Who is in danger of committing this sin? All who have made a profession of faith in Christ but are now neglecting their salvation.

The message of Hebrews is that it does not have to be this way. If the person takes heed and stirs himself awake, if he truly seeks to overcome and grow once again, if he returns to being a living sacrifice and seeking to glorify God, if he truly denies himself and takes up his cross, if he keeps God's commandments to live life as a Christian, he will not apostatize.

He may fall back from time to time, but as long as he repents and honestly seeks God when sin occurs in his life, the sin is readily forgiven. I John 1:9 confidently proclaims, "If we confess our sins, He is faithful and just to forgive us our sins and to cleanse us from all unrighteousness." John 14:23 assures us that as long as we are keeping His Word, we are safe.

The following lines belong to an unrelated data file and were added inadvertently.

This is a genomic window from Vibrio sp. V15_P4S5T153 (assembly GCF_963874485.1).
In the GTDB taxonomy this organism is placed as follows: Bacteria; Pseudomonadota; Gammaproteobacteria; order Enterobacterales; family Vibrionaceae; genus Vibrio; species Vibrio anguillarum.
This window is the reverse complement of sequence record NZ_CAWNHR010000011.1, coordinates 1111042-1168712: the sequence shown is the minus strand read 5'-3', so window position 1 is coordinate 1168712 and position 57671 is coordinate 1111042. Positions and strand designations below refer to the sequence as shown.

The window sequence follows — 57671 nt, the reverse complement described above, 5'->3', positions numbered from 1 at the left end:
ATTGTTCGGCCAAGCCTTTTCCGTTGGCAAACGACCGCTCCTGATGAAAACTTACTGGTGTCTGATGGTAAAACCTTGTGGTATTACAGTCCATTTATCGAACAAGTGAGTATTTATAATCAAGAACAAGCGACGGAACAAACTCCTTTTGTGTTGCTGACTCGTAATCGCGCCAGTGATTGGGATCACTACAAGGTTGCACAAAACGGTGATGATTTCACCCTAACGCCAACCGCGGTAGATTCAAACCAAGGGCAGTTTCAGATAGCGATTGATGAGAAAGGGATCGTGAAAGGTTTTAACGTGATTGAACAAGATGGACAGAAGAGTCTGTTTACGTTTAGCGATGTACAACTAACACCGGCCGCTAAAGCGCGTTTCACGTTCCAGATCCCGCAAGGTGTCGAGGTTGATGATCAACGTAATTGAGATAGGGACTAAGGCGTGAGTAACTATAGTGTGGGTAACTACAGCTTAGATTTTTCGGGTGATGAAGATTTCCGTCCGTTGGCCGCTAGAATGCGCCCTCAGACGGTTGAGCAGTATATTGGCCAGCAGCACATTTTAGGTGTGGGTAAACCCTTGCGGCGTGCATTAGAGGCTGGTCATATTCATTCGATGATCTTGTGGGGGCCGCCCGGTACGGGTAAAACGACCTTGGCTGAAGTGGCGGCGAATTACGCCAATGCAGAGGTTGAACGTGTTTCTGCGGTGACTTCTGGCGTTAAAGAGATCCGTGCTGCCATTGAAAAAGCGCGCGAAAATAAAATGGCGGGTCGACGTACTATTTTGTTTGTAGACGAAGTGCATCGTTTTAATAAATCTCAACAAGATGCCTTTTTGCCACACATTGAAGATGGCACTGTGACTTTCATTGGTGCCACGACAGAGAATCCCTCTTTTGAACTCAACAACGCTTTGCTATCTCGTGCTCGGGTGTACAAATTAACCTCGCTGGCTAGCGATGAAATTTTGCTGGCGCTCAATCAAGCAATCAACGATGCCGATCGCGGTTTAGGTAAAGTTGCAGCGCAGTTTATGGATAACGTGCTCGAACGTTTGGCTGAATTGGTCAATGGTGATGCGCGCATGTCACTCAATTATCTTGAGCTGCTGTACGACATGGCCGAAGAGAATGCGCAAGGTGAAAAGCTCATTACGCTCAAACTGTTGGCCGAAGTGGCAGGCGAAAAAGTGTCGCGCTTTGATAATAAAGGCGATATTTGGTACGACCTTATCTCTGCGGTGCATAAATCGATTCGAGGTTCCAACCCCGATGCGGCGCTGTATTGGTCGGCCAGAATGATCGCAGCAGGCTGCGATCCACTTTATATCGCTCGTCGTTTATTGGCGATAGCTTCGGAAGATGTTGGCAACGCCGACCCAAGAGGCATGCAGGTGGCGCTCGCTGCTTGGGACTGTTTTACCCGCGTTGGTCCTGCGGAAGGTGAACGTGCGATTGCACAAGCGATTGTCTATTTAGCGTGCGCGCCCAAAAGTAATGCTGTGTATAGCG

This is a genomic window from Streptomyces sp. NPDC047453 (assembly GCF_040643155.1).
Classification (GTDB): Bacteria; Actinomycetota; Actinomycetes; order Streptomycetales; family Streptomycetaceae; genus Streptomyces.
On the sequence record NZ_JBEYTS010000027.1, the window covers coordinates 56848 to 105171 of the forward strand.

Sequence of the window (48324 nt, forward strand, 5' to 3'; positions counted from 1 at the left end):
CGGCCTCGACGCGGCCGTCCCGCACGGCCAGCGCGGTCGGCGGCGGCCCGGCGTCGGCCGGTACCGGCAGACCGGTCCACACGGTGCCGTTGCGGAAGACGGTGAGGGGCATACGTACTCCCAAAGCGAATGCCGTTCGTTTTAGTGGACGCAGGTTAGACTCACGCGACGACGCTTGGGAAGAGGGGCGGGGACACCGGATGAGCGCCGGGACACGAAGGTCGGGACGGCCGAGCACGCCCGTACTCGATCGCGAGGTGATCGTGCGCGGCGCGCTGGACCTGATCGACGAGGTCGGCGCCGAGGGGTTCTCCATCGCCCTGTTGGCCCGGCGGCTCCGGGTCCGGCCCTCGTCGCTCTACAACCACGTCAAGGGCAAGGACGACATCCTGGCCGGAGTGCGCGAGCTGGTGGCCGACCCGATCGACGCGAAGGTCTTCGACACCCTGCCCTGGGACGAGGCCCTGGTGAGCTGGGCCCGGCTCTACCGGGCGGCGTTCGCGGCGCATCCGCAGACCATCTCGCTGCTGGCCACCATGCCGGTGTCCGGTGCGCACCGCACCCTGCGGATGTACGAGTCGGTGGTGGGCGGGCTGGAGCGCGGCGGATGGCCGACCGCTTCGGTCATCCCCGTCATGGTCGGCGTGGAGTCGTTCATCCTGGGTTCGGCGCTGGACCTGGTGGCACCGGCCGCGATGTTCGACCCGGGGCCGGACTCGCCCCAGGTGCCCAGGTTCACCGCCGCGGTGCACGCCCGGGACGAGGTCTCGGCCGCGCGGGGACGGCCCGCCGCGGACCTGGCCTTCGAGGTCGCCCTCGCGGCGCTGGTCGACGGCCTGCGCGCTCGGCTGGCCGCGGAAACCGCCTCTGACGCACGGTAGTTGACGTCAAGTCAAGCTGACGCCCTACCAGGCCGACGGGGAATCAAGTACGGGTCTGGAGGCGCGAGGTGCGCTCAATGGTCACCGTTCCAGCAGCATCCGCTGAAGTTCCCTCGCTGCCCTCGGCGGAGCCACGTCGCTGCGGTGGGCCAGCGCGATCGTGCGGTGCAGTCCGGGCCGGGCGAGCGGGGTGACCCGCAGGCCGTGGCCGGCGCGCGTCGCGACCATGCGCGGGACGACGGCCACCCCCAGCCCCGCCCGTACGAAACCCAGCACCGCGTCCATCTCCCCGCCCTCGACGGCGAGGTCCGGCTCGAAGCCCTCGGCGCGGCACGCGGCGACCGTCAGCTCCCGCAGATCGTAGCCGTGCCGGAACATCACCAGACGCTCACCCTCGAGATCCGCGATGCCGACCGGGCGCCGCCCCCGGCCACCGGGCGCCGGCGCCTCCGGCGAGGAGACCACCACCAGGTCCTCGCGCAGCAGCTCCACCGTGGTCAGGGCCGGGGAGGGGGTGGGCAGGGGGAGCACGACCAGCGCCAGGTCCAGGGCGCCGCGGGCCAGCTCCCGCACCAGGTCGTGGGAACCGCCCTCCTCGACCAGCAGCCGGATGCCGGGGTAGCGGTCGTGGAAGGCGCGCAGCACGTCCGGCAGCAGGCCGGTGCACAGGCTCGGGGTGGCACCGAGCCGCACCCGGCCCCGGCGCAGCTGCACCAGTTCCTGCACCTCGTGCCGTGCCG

Hebrews 12:5-10 explains that God is faithfully working in our behalf, even chastening us if He sees fit, to get us turned around and headed again in the right direction and attitude. He does this faithfully because He does not want to lose us. Christ died for each child of God, thus each child He loves - and He loves them all - represents a substantial investment. Christ did not die in vain for anybody. In Hebrews 13:5, He charges us with the task of putting to work His promise, "I will never leave you nor forsake you."

John W. Ritenbaugh
God's Power: Our Shield Against Apostasy


 

1 John 1:8-10